Afna CRM: Have some respect!
Over the past five years I have been more and more involved as a speaker at the conferences. I had my first session at the meeting of Slovenian Developer Group (sloDUG), then soon my first session in English language happened at SQLSaturday Slovenia.
For those who don't know SQLSaturday events, these are FREE 1-day SQL training events made possible first by the organizers, who devote their free time to organize the whole event from scratch. Then there are sponsors who provide necessary funds for the event (renting the venue, coffee and lunch for attendees, evening meal for speakers). And the last, but not least, there are the speakers who arrive from all over the globe, live on their own expenses and speak for free. Yes that's right! Free of charge. Even some sponsors are doing this just because they like the idea. All just for you knowledge thirsty enthusiasts. It's called giving back to the community. I too was once at the other end of the room listening to the speakers and admiring their enthusiasm.
Yes I do it for free, but I get paid with more than money, and I am sure that I am speaking on behalf of vast majority speakers at SQLSaturday. First there is this great feeling of spreading the knowledge when I deliver a good session and receive good feedback. Even better are the emails or tweets I receive after where people are commenting on the session or asking questions. But the best part of this whole thing are amazing friendships I have made with amazing people. We live in different countries and this is one of the ways we are using to meet again and hang together for a few days. Personally I always try to make this also into a short tourist trip, therefore I arrive at least a day early and leave at least a day later so I can explore the city and the country where I am speaking at.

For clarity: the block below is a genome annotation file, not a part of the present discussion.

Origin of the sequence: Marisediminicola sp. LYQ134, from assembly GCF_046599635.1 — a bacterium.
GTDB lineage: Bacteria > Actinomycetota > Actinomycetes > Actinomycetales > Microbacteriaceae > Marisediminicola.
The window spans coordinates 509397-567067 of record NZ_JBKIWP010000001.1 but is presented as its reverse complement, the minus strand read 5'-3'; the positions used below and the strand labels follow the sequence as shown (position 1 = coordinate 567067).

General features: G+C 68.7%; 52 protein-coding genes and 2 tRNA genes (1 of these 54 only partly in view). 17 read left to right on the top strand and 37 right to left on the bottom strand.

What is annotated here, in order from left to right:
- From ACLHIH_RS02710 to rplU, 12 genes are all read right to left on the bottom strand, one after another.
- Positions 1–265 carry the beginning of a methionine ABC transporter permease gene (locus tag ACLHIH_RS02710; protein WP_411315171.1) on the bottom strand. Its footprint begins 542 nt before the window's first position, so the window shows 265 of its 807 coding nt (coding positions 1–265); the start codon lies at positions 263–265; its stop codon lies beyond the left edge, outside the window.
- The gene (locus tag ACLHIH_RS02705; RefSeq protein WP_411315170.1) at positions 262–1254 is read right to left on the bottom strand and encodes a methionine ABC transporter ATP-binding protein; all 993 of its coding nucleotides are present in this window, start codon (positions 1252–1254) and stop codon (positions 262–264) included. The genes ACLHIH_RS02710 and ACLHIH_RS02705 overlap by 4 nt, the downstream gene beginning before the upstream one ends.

Why am I writing this you ask? It all started with this tweet:
The obligatory 'turn it off and back on again' moment strikes again... #sqlsatmanc pic.twitter.com/LrS5ooQIXNIt happens and people tweet about it, no big deal. Some find it funny, some are feeling sorry for the speaker, and there are also some who take things like this personally.
Let's make it clear. Free event or not, speakers should prepare their sessions and themselves professionally. Go through the slides, the demos, see how much time you need and always think of what can you improve to make it better next time.
I'm not defending anyone here and I don't want to point any fingers, but then this tweet happened:
Wait what? Have some respect? How about you showing some respect? This "incompetent" speaker is one of the best professionals in his area of expertise and has taken his free time, paid for the trip and came to present to you for free so you could call him incompetent!
I just happened to be at this session. The speaker followed all the rules in the unwritten presenters rulebook. Two most important of them are: turn off all applications not needed for the session and prepare the scripts, do not type.
In the beginning everything went OK, but then scripts just failed to execute at one point. Then he started to type the commands
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